2009 & 2010 August – IFMA Council Report – Hungary
Hungarian Agricultural and Food Sector – Country Report 2009 – Mihály Vörös
In Hungary almost two decades have passed in the lingering economic and social transition period. The land has been privatised but Hungarian agriculture still lacks a stable farm structure (see the Table below).
The sizes and owners of the different farms keep changing.
The applied farming technology is still not adapted to this new situation. One of the main problems of the transition is that farmers and consumers has dispensed with a coherent, long-term and effectual agricultural policy and an objective, neutral farm federation system.
The economic activity indicator of the country has significantly declined as compared to the period before the transition and it is extremely low in the international context as well. The number of jobs in rural areas decreased, unemployment is considerably higher in villages than in towns. Unemployment and inactivity are among the most serious problems of rural society and economy. The long-term consequences of this loss of jobs equally afflict the people living in villages and small towns, and indeed, in some areas even those living in medium sized towns.
During the long lasting transition the overall volume of agricultural production has been decreased, with a disadvantageous shift of the proportions between animal husbandry and plant production. Animal husbandry is in a negative process compared to plant production. During the post-accession period (in 2004 Hungary joined the EU) despite the overall income growth across the entire agricultural sector, the net investment performance as well as agriculture’s sustaining and retaining capacity deteriorated.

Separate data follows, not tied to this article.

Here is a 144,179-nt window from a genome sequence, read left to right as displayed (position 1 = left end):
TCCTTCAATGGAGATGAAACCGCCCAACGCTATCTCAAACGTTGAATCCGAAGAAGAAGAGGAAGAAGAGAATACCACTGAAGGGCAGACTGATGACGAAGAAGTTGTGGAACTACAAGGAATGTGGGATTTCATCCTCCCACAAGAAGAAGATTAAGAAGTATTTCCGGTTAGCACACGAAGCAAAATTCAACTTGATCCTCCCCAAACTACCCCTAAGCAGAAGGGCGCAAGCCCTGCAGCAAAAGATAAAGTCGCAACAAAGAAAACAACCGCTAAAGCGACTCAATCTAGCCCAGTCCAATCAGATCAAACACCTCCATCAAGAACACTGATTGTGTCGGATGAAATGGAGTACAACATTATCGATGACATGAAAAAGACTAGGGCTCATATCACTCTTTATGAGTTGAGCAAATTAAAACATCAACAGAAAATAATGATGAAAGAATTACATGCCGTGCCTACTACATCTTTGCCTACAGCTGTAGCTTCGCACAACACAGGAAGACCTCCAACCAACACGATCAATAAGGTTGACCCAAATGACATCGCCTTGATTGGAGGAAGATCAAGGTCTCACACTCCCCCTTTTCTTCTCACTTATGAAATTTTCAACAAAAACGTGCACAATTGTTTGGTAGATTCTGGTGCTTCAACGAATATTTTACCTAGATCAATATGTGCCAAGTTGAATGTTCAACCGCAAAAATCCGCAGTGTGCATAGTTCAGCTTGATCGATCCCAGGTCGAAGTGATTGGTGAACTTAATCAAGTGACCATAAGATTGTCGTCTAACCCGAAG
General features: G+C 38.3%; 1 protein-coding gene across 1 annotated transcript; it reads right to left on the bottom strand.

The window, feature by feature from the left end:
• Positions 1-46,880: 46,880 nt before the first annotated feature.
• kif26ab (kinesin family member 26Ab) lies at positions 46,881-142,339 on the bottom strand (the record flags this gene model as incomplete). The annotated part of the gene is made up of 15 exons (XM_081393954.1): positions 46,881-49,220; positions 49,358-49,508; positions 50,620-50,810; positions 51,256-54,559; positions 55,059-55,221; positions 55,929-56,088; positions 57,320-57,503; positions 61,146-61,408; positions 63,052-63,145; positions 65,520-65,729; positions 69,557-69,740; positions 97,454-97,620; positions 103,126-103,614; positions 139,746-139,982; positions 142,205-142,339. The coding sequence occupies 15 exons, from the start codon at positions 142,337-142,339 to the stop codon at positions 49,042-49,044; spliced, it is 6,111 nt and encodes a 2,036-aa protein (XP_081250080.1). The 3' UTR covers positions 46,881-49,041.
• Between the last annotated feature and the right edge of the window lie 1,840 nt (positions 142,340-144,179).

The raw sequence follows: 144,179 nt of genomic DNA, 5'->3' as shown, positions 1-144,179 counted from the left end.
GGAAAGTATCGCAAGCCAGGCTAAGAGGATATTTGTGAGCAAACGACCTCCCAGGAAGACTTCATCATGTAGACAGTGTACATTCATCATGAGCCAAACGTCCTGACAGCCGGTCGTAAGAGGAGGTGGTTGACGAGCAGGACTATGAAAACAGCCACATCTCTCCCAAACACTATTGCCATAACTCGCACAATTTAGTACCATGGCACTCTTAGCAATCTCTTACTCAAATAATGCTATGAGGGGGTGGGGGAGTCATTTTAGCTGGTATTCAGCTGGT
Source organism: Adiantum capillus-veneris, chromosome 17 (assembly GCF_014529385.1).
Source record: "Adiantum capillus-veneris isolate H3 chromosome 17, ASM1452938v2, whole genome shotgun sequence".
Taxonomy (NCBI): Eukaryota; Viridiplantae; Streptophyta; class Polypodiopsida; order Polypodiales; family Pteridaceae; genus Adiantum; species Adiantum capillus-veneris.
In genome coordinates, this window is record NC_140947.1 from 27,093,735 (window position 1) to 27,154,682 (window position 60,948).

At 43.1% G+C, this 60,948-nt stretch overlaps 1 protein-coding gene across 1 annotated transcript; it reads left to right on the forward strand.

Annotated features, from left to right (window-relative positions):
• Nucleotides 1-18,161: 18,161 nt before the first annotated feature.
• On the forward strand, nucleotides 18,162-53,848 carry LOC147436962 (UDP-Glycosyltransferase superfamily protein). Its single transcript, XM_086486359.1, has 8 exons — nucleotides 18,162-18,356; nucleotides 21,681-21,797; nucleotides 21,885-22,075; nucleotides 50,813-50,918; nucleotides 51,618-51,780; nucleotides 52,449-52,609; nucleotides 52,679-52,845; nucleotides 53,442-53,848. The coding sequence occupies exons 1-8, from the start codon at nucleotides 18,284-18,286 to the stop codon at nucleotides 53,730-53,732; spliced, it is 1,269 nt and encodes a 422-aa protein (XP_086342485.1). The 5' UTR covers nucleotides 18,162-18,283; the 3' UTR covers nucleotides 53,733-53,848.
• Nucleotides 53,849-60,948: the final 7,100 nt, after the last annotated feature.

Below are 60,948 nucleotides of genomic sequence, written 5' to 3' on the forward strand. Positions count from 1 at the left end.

One major weak point of Hungary’s transitional agricultural policy was the overemphasis on export orientation while neglecting the domestic consumer and the diversified opportunities of promoting local food production and consumption. Large multinational retail chains were able to increase their shares rapidly in the domestic food market while a number of individual farms with low bargaining power were cut out from the market. Under deteriorating competitiveness of domestic food production and the lack of local food market infrastructure the share of imported food products has been rapidly increasing in food consumption. Networks and direct channels for supplying locally produced safe, fresh and healthy food still has been rather limited. The legislation system and the bureaucratic procedures of public administration have also crabbed farmer activities to widen local food activities. For the time being this had been weakening the ability of the Hungarian farm sector to sustain and retain the rural population and causing several other economic and social disadvantages (e.g. utilization of favourable natural resources, food quality and safety, healthy nutrition, environment protection etc.).
In 2009 the Hungarian agricultural and food sector had an unfavourable year. Crop production has decreased by around 14% and animal husbandry by 2%. Not only has production been decreased but the main problem is caused by agricultural prices have fallen by a larger extent. In the period of January-August average price reduction was around 20% (grain was over 35%) compared to 2008. The only exception was fattened pig, beef and egg prices which had a slight increase. The decrease of income in animal husbandry farms was less than in crop production farms. This came from increasing pig prices and highly subsidized dairy farms. In 2009 the total number of pigs reduced to below 3.2 million, which is one-third of the record stock Hungary had twenty five years ago. During the process of EU accession, dairy sector underwent reforms, which resulted in a steep fall in domestic dairy prices as well as bankruptcy of several producers, mainly small private herd owners. Many dairy farms have been trying to find alternative market channels to moderate income-reduction. In case of crop farms the price and yields of most products have reduced jointly. The only exception was maize and potatoes. As an effect the income and profit level of farm businesses might easily be reduced to one third or half of the previous year figure.